SNIP measures contextual citation impact by weighting citations based on the total number of citations in a subject field.
SJR is a prestige metric based on the idea that not all citations are the same. SJR uses a similar algorithm as the Google page rank; it provides a quantitative and a qualitative measure of the journal’s impact.
The Impact Factor measures the average number of citations received in a particular year by papers published in the journal during the two preceding years.
© Thomson Reuters Journal Citation Reports 2015
To calculate the five year Impact Factor, citations are counted in 2014 to the previous five years and divided by the source items published in the previous five years.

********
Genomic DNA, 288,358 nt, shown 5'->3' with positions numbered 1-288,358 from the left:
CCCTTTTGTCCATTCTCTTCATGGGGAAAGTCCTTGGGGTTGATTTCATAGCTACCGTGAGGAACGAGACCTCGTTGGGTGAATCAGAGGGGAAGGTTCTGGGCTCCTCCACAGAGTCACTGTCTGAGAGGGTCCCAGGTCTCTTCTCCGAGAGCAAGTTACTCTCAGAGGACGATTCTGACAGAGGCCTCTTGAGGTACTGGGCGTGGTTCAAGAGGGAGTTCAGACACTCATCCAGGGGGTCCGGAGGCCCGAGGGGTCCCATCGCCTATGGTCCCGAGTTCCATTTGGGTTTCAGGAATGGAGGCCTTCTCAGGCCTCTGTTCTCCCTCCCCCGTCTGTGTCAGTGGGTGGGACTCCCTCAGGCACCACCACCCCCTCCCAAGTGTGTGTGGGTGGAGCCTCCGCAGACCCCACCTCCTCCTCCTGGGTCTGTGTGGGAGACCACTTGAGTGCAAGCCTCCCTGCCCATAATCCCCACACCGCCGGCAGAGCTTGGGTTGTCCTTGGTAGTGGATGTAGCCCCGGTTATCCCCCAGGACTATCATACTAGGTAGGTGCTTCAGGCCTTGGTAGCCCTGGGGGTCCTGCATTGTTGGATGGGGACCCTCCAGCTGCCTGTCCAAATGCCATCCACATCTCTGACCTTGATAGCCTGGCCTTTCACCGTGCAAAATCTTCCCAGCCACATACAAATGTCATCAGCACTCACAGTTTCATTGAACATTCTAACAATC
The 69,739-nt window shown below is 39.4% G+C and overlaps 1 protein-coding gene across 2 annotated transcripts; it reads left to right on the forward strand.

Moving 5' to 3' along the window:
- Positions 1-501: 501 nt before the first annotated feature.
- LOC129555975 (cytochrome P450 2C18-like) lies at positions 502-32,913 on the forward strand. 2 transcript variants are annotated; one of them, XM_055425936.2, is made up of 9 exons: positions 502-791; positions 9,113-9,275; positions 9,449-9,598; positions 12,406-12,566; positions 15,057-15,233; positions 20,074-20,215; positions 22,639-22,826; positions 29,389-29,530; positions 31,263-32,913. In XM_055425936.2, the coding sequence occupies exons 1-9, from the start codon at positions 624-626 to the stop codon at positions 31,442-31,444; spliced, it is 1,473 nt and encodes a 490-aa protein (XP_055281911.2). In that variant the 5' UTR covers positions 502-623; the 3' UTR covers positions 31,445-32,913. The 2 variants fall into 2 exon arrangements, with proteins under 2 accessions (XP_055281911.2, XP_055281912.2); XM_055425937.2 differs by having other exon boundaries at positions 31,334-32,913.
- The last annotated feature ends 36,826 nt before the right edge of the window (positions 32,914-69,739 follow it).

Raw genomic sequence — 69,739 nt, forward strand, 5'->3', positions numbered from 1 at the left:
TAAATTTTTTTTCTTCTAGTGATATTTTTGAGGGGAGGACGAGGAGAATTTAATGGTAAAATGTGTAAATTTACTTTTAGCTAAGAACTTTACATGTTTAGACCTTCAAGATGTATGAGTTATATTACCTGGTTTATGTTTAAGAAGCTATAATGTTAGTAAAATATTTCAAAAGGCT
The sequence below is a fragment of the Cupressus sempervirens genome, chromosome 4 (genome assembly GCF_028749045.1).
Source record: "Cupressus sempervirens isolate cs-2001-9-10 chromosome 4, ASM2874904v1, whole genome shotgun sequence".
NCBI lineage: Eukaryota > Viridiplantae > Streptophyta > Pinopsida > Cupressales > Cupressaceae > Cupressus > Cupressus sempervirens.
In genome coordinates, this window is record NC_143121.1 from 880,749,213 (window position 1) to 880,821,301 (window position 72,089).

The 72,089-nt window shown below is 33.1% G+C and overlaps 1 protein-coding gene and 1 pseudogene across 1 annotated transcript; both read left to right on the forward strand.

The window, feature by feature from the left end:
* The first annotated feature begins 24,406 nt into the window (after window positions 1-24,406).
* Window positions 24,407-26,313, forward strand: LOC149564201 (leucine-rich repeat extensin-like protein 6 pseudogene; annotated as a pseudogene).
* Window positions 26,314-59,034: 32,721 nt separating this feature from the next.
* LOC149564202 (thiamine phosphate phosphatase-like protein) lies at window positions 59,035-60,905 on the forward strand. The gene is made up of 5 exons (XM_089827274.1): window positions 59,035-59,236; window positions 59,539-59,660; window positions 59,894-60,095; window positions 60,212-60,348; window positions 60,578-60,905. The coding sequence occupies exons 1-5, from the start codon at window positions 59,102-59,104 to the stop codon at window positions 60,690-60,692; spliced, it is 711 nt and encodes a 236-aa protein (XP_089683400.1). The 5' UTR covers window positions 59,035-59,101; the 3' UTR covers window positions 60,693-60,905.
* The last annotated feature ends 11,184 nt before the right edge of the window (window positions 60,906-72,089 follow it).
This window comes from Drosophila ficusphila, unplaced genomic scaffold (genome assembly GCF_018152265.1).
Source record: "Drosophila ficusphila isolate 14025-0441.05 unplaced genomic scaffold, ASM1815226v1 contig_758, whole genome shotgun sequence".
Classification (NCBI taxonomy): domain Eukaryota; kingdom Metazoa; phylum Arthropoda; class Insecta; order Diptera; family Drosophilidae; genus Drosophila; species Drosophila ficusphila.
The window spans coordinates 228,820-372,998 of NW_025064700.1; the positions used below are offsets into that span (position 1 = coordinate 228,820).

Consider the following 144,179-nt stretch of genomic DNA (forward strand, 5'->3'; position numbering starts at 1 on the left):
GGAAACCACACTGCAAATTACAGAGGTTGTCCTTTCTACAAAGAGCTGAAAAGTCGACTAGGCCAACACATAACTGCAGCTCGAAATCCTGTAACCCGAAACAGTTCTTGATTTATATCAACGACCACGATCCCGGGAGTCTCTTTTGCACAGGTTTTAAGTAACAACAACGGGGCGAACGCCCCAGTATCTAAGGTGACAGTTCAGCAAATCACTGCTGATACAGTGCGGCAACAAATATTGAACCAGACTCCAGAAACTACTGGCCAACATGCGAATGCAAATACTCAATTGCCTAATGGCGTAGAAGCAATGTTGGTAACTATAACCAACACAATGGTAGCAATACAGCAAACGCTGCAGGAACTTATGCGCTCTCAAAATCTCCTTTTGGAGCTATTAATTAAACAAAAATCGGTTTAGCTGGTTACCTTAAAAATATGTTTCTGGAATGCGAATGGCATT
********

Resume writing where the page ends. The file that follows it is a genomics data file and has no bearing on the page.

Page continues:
© Journal Citation Reports 2015, Published by Thomson Reuters
Journal of Informetrics (JOI) publishes rigorous high-quality research on quantitative aspects of information science. The main focus of the journal is on topics in bibliometrics, scientometrics, webometrics, and altmetrics. Contributions studying informetric problems using methods from other quantitative fields, such as mathematics, statistics, computer science, economics and econometrics, operations research, and network science, are especially encouraged. JOI publishes both theoretical and empirical work. In general, case studies, for instance a bibliometric analysis focusing on a specific research field or a specific country, are not considered suitable for publication in JOI, unless they contain innovative methodological elements.